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AskHQ: What is a hackamore?

Q: What is a hackamore?

A: Many horsemen the world over opt to use a hackamore, particularly when starting a young horse. This is, importantly, not be confused with a mechanical hackamore. The hackamore provides a way of teaching the young horse to respond to the rider’s hands without risk of dulling a sensitive mouth. The hackamore is, in essence, a simple headstall with a noseband, called the bosal, which is made of braided rawhide. Some hackamores also have a fiador, which is a rope piece that serves as a throatlatch, and goes down to tie to the heel knot of the noseband.

The hackamore method was extensively employed in California and Mexico, by early Spanish-influenced riders like the Vaqueros, who started all young horses in the bosal.

The most important part of the hackamore is the rawhide bosal. Similar in shape to a tennis racket, the ‘handle’ is a short rawhide knot (heel knot) that rests under the jaw. This knot balances the hackamore and keeps the reins from sliding off the bosal. Over time the rawhide shapes itself to the horse’s nose and jaw and stays properly shaped; it won’t put pressure in the wrong place.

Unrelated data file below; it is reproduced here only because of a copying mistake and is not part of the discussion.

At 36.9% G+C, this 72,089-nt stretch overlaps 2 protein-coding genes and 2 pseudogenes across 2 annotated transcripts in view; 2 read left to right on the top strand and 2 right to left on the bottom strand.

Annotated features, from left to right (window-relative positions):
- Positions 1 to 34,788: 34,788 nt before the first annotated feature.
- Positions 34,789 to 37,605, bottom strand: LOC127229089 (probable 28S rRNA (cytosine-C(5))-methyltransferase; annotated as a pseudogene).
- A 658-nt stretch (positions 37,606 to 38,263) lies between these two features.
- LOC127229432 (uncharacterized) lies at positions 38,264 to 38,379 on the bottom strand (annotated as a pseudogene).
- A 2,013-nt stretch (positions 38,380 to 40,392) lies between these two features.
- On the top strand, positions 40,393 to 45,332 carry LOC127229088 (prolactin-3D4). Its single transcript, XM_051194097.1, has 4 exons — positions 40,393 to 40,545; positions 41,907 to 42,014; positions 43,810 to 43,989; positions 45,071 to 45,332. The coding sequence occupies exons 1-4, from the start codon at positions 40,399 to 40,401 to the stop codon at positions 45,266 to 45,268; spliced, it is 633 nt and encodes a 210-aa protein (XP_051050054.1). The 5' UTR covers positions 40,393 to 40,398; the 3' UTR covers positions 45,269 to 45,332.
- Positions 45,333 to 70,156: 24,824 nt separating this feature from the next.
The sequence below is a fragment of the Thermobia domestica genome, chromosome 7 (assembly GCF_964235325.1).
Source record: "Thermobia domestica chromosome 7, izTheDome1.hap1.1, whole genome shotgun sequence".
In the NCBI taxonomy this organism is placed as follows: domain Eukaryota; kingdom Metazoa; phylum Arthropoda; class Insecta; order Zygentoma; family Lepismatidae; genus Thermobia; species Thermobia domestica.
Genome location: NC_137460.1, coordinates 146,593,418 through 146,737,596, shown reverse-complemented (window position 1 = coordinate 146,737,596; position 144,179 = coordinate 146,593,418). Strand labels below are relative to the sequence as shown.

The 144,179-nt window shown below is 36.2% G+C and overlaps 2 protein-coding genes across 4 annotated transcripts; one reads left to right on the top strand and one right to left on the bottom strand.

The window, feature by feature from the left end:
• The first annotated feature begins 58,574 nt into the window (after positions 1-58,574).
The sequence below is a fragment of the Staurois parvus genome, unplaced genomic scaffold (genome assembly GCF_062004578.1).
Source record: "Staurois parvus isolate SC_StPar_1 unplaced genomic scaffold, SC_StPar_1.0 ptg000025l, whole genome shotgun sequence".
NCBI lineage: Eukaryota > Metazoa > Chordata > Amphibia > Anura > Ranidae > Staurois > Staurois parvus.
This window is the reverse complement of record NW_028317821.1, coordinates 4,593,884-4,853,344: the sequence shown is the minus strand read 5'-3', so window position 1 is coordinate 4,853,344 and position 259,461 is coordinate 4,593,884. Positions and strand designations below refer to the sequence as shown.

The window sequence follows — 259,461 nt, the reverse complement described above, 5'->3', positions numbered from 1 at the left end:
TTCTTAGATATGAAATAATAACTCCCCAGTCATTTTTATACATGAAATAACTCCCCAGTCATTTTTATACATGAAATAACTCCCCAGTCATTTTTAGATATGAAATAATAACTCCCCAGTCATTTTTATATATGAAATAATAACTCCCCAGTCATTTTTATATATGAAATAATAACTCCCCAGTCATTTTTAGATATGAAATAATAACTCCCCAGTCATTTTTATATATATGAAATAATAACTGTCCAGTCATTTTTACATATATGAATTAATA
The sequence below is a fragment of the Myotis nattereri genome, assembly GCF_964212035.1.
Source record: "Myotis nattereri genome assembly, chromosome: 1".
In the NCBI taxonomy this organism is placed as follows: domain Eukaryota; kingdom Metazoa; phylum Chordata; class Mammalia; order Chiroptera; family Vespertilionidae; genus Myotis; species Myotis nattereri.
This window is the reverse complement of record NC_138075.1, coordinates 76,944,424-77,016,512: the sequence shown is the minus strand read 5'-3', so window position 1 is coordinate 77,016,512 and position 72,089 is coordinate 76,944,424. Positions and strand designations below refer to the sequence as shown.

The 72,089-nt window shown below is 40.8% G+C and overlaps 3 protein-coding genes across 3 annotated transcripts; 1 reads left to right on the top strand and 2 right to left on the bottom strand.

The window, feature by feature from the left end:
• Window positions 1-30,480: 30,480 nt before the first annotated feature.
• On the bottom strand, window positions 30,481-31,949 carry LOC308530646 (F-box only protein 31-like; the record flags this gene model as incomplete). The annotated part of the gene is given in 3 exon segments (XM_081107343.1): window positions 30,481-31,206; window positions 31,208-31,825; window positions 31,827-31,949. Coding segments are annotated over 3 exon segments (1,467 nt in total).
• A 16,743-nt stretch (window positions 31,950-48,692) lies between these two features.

The reins (mecate) consist of one-piece of approximately six metres of hair rope. One end is left free for use as a lead rope and is attached to the saddle when the horse is ridden. The bosal rides high on the nose where the bones end in cartilaginous tissue. The heel knot and the rope wrapped around it to form the reins, are the necessary weight to make the noseband fall away from the horse’s sensitive jaw area whenever rein pressure is released. The normal position of the noseband is tilted, with the front part on the nose well up and the heel knot lower down.

Did you know?

The word ‘hackamore’ comes from the Arab word hackma, which is the name for the headgear used on camels in some countries. The Moors invaded Spain over one thousand years ago, bringing their horsemanship tools and style with them. In Spanish the word hackma became jaquima (the Spanish ‘j’ is pronounced as an ‘h’). When the Spanish term came to North America, it was pronounced ‘hackamore’.